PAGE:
Tuesday October 9, 2007

Twittering: Who, What, and Why

Shortly after I posted my recent entry on Twitter, I sent notes to various e-list groups I read regularly, asking if any of the members use Twitter. A former co-worker replied thusly to my inquiry:

Haven't used Twitter... I think these services are kinda silly. Who cares what I had for lunch today?

Well, that depends. Was it a particularly good lunch? Perhaps at a new and interesting restaurant you would recommend to friends?

Still, if that's your impression of Twitter, you haven't taken a good look at it lately. There's a lot more going on than just "what I had for lunch".

I agree with Jason Kotke when he says

Playing with Twitter reminds me of blogging circa 2000. Back then, all weblogs were personal in nature and most people used them to communicate with their friends and family. If I wanted to know what my friends were up to back then, I read their blogs. Now I follow Twitter (and Flickr and Vox).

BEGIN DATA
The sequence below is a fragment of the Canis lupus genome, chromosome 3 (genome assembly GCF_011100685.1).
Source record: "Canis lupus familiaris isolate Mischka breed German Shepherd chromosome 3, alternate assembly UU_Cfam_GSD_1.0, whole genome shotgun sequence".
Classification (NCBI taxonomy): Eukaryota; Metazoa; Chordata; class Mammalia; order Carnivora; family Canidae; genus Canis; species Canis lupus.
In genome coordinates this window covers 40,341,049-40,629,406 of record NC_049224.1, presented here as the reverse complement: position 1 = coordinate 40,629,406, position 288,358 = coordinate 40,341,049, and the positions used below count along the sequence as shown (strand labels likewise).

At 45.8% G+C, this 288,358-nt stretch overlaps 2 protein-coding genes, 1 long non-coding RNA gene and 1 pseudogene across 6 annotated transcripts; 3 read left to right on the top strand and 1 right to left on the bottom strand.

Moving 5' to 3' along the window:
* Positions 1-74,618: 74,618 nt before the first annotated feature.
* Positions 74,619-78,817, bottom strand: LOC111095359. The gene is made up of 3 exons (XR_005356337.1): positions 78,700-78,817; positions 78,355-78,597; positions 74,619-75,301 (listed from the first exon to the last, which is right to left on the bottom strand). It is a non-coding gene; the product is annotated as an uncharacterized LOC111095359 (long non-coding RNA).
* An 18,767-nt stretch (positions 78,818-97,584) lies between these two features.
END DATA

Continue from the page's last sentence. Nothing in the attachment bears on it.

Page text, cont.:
The reaction to Twitter mirrors the initial reaction to weblogs...the same tired "this is going to ruin the web" and "who cares what you ate for dinner" arguments.

Who's Using Twitter?

In her weblog article, "Musings on Twitter", Meg Pickard identifies four "Twittering classes":

  • The Briefers, who provide only bulletins relating to current location or status. Example: Waiting for the bus. Cold.

  • The Detailers, who use Twitter to give an insight into what they're thinking, eating, listening to, looking forward to, planning, and so on. Example: Wondering what to have for tea tonight. Pasta, maybe.